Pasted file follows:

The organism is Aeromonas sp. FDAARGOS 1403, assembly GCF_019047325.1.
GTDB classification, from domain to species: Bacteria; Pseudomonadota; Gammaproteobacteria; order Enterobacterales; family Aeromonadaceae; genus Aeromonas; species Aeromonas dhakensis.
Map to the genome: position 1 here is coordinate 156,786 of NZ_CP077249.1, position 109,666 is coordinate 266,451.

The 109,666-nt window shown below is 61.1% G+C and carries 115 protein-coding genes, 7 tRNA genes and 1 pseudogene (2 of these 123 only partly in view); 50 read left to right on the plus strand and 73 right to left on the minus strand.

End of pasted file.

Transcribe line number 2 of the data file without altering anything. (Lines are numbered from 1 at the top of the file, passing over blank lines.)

GTDB classification, from domain to species: Bacteria; Pseudomonadota; Gammaproteobacteria; order Enterobacterales; family Aeromonadaceae; genus Aeromonas; species Aeromonas dhakensis.